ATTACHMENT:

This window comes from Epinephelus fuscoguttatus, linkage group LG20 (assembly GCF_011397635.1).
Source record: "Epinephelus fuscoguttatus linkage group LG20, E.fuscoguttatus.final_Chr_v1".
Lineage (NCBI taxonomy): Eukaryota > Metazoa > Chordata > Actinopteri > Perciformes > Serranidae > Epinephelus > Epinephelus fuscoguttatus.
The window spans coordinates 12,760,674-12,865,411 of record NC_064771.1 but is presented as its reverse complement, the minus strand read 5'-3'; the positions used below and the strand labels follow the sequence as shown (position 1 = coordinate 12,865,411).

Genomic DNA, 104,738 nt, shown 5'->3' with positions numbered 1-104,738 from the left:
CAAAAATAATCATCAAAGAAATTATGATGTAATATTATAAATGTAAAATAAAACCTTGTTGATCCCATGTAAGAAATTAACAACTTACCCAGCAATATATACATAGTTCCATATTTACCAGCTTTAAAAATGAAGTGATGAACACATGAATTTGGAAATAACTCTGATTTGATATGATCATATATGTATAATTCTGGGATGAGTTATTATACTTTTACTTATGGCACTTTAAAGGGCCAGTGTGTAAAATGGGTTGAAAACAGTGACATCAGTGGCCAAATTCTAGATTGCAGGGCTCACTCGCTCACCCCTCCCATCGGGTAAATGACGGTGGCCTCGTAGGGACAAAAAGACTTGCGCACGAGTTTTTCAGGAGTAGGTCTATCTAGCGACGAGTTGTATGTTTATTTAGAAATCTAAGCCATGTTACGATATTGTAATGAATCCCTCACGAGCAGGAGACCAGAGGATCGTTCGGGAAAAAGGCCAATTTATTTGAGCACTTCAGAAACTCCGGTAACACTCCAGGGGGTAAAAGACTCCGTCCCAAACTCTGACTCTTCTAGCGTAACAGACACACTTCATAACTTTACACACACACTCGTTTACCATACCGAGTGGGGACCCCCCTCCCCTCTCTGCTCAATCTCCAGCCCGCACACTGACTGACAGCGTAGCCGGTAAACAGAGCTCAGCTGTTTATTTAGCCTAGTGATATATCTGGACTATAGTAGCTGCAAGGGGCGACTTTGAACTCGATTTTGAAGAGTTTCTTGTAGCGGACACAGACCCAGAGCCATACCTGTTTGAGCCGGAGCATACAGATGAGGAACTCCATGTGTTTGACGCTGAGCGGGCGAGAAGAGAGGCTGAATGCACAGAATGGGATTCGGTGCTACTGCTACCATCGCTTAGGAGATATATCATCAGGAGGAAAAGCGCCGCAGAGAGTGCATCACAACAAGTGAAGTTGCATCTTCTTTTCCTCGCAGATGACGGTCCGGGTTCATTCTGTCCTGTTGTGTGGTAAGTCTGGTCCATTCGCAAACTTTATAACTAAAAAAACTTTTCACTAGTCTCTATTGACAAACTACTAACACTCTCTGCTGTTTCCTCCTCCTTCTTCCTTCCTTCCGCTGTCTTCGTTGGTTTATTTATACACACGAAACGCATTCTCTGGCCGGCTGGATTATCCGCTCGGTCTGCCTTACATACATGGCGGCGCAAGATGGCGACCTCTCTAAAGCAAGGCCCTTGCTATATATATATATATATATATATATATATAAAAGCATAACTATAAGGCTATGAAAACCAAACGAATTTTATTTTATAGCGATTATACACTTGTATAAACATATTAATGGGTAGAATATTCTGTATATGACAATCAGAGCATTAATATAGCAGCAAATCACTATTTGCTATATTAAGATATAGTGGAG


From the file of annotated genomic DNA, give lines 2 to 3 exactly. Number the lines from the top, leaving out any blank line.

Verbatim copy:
Source record: "Epinephelus fuscoguttatus linkage group LG20, E.fuscoguttatus.final_Chr_v1".
Lineage (NCBI taxonomy): Eukaryota > Metazoa > Chordata > Actinopteri > Perciformes > Serranidae > Epinephelus > Epinephelus fuscoguttatus.